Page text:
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Dissociative identity disorder (DID) in the practice of a psychologist

You can see about the phenomenon of dissociation and its types and manifestations here:

Definition. DID is an extreme case of dissociative pathology (on the dissociative continuum) that includes all the major features of other major dissociative disorders.

DID is characterized by the presence of two or more separate personalities or Ego states that alternately seize control over behavior with amnesisation of a large amount of information, which is difficult to attribute to forgetfulness.

Prevalence varies according to various sources from 0 to 2.3% of the total population (based on 33 samples in different countries of the world, 1989-2006).

Diagnostic criteria .

  • Having two or more separate identities or personality states;
  • Causes clinically significant distress of the body’s functioning and disturbances in professional, social and other significant areas of life;
  • Personality disorder is not part of accepted religious and cultural practices, or part of the child’s normal fantasies;
  • Amnesia between individuals;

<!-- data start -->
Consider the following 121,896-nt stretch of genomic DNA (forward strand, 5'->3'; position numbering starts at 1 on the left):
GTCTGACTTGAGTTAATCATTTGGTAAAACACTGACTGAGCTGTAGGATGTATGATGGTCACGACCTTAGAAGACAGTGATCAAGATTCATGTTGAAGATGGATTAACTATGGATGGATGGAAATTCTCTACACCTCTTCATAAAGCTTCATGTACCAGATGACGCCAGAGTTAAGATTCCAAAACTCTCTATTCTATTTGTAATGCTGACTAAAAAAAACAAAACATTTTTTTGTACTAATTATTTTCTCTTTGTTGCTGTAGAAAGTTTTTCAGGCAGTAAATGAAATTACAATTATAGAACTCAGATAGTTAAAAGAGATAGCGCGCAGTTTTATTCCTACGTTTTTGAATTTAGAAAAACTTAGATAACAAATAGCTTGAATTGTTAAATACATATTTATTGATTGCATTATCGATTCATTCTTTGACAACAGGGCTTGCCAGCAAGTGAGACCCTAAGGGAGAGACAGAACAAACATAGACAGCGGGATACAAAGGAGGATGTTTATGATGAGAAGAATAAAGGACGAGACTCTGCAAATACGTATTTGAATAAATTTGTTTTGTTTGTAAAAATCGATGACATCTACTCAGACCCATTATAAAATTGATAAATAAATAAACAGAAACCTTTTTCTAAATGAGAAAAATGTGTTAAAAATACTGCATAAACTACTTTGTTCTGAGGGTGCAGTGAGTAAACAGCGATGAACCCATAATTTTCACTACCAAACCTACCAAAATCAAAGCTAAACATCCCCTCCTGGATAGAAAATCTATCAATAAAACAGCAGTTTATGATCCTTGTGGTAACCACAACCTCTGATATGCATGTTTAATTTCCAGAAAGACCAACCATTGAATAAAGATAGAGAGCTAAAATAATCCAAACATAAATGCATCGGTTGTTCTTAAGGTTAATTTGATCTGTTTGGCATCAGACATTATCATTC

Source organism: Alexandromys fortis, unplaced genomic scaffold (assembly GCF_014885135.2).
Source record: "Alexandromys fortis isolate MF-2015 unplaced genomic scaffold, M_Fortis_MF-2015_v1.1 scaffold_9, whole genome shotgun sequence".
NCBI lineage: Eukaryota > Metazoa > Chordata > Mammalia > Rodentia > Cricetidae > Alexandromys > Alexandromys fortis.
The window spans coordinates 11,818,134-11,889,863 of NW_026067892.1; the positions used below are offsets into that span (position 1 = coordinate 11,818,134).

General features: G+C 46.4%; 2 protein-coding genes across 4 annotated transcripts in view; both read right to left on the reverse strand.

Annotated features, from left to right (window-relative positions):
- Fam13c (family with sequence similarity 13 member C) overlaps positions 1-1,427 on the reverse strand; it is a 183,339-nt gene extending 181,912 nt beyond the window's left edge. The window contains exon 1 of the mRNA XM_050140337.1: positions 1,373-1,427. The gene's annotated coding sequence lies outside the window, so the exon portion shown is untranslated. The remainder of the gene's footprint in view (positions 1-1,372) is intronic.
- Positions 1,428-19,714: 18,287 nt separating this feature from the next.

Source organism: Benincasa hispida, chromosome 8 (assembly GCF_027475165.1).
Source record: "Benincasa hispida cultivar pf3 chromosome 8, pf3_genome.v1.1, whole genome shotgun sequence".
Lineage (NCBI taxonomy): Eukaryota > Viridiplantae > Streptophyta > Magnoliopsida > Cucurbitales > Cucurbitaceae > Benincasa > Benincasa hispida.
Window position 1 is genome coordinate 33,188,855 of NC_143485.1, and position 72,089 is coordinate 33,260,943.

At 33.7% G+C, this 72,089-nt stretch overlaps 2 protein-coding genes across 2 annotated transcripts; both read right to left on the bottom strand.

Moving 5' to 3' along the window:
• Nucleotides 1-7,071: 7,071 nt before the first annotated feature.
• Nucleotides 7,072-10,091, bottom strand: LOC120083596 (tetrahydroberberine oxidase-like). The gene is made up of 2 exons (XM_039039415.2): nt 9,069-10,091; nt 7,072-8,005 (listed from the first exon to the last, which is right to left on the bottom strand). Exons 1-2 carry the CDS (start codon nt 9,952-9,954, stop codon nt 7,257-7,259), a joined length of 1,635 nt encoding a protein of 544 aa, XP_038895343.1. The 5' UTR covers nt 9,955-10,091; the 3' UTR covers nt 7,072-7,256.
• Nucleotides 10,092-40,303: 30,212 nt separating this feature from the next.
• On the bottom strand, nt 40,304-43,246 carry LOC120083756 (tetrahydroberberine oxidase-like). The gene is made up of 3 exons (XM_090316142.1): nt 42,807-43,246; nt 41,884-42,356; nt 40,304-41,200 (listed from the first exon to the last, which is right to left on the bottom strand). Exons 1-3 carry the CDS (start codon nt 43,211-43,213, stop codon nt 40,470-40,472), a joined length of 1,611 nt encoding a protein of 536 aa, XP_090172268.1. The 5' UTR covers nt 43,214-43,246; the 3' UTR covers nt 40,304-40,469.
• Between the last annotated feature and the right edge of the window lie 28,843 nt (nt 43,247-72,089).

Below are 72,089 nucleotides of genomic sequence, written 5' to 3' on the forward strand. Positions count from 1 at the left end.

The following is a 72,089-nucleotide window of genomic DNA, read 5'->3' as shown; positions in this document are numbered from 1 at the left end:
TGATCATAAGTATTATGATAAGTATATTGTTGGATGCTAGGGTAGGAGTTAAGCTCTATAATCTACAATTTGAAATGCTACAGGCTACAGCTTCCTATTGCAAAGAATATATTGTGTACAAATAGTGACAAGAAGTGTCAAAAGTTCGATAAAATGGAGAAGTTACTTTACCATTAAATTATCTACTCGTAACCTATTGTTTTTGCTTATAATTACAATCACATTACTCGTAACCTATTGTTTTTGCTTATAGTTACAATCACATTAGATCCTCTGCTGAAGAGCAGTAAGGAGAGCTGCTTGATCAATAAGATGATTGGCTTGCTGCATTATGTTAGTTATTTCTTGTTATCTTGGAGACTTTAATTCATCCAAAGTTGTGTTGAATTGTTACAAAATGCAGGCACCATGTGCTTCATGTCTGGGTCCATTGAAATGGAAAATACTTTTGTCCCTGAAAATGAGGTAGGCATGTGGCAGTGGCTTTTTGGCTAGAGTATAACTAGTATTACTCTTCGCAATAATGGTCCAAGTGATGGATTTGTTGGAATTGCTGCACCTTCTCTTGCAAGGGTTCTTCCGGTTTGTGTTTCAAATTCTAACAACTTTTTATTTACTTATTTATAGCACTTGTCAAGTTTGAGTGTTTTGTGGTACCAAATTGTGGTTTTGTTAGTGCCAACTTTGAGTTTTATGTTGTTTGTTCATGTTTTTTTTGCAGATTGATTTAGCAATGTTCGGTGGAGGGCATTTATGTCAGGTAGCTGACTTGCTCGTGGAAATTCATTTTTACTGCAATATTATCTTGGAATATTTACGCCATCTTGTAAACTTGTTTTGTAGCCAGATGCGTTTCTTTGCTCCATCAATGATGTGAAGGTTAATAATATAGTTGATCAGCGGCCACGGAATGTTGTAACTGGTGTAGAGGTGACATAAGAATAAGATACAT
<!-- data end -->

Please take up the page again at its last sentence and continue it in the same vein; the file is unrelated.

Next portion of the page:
• Dissociation is not caused by the action of surfactants and somatic pathology.

In ICD-10 «Multiple personality disorder» coded by code F44.81 and belongs to the group «Stress-related neurotic and somatoform disorders». «The following criteria are highlighted:

  • There must be two or more personalities that do not manifest at the same time;
  • Each personality has its own individuality, memory;
  • Personality changes can occur suddenly and are triggered by a traumatic event;
  • Personality changes are usually accompanied by amnesia;
  • Organic pathology must be excluded».

In ICD-11 (beta) Dissociative identity disorder identified as an independent group disorder «Dissociative Disorders» under code 7B35.

Clinical manifestations . In the clinical picture of DID, there are symptoms of psychogenic amnesia, and episodes of fugue, and states of deep depersonalization..

The original personality is called the master personality. In the theory of structural dissociation, in this case, one speaks of «outwardly normal personality» (VNL).

The number of alternative identities in DID varies, in some cases their number reaches 45-50. The quality of existence of such identities varies greatly from solid, stable and complexly organized to fragmented, amorphous and fleeting; a separate identity may, for example, never «float up» and is only mentioned by other alternate personalities.

Alternative identities may know each other or deny the existence of each other, may have a different gender, nationality, image, style, voice, etc. Ego states have different functions.

If one personality dominates, but other personal states with their own system of values ​​and picture of the world periodically invade, then they talk about «Complex Dissociative Invasion Disorder».